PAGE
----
“This Cozy Biel O’ Tibbie Shiel.” Tourism Development and Rural Hospitality in the Borders of Scotland in the Eighteenth and Nineteenth Centuries

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Northey, Andrew
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University of Guelph

This thesis uses a collection of visitors’ books, travel guidebooks and newspaper articles to explore the Scottish Borders and its role in supporting tourism initiatives from the late eighteenth century into the twentieth century. The fascination with the Highlands overshadowed earlier interest in the Borders. Where the Highlands represented new experiences, the Borders became more familiar to English travellers, which caused travellers to focus on the Highlands. As a result, the Borders slipped into the background of the tourist’s view, which made their historical experience as a tourist destination largely unexplored. In reality, the Scottish Borders facilitated the exploration of Scotland through its road systems and places of accommodation asit developed industrially and economically. This project explores changes to Scotland’s image as it evolved during the eighteenth and nineteenth centuries and how the Borders played a role in this development. This project also investigates the convergence of gender, tourism and hospitality in the Borders, using a case study of Tibbie Shiel’s Inn at St. Mary’s Loch, Selkirkshire. It explains how Tibbie Shiel’s Inn became integrated with the broader network of travel accommodations in nineteenth-century Scottish Borders and how Tibbie Shiel’s Inn became an iconic tourism attraction.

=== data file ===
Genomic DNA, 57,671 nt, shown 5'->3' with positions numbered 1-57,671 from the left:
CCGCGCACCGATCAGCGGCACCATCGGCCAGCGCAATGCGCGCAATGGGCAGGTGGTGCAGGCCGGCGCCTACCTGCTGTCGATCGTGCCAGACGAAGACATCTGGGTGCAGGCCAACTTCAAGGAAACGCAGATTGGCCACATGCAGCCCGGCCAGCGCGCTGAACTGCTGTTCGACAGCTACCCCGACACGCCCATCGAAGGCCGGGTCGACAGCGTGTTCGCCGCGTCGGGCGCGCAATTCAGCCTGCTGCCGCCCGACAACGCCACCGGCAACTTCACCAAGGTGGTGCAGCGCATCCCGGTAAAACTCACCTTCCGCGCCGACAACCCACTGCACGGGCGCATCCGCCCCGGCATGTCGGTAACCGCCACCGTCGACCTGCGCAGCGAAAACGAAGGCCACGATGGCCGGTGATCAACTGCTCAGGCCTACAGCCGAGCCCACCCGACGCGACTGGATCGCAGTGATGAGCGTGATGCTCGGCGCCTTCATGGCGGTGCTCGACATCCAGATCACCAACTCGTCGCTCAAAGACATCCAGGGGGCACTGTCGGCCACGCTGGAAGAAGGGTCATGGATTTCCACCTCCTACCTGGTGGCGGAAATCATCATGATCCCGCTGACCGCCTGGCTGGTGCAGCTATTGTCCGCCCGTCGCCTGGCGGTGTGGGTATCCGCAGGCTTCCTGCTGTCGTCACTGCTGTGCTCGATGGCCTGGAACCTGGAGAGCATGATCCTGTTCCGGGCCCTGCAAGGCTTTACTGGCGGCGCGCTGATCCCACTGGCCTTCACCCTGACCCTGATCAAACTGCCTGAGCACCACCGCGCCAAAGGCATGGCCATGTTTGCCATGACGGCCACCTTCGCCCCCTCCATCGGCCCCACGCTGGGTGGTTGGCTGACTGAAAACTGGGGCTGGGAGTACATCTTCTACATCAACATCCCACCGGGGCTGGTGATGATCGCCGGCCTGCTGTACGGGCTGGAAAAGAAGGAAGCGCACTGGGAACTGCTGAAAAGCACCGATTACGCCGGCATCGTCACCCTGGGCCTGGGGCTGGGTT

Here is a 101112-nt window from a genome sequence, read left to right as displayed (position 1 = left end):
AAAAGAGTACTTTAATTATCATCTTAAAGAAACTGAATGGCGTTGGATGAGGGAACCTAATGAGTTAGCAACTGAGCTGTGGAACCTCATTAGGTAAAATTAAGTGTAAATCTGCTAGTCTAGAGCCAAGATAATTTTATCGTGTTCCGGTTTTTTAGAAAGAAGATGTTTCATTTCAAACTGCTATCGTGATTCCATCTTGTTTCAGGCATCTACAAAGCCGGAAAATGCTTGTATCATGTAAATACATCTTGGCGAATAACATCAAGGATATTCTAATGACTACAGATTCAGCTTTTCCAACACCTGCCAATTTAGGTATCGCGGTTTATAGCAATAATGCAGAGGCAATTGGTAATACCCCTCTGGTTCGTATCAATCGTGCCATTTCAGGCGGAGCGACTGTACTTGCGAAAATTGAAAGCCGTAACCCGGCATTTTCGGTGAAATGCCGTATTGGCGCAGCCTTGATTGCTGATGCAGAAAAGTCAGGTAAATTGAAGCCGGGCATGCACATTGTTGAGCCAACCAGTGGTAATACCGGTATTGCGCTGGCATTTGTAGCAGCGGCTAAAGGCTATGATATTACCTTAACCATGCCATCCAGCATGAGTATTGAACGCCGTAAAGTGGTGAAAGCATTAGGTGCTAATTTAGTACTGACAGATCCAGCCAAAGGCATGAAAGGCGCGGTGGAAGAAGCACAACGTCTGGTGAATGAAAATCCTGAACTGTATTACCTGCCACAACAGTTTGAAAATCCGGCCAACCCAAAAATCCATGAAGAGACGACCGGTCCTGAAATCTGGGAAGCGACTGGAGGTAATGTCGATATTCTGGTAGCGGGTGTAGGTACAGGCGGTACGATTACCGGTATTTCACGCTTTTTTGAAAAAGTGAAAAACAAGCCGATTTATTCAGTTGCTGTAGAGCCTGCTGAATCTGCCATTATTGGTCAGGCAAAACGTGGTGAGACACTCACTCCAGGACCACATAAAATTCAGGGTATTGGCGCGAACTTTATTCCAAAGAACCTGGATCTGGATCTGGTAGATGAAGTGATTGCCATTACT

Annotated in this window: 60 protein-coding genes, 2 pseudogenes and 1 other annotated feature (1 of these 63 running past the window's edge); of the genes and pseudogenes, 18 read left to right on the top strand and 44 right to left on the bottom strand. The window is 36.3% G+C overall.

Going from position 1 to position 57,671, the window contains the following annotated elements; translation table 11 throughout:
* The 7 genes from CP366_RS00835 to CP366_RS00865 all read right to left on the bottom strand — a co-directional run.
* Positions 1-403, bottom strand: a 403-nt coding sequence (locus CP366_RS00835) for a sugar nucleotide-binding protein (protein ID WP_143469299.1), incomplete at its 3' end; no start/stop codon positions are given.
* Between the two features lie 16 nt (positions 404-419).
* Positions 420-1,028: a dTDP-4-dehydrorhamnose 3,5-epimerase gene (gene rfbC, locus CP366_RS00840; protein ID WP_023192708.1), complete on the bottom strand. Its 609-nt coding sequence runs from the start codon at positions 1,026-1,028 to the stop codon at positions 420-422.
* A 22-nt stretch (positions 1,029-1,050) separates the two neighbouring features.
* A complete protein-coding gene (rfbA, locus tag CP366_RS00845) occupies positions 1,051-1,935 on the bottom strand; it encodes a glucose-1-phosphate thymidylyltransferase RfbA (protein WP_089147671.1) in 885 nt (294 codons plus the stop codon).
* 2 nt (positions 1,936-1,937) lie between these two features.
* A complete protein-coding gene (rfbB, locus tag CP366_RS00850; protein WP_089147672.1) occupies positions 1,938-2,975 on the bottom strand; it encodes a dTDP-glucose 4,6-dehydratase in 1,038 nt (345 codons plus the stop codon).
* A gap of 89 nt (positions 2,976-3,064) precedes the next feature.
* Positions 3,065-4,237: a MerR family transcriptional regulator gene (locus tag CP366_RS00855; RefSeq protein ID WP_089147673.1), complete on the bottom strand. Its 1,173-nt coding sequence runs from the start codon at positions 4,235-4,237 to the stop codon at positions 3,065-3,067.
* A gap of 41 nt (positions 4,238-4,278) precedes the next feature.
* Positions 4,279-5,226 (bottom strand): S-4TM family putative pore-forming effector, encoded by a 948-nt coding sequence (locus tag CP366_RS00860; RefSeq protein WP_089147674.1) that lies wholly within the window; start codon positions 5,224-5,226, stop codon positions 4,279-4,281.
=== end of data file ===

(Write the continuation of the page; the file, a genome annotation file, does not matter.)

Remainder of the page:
Scottish Tourism, Inn Culture, Victorian Era, Infrastructure Development, Scottish Borders, Gender Studies, St. Mary's Loch, Scottish Identity, Borders Culture, Borders Counties, Visitors' Books, Tibbie Shiel, Scottish Poets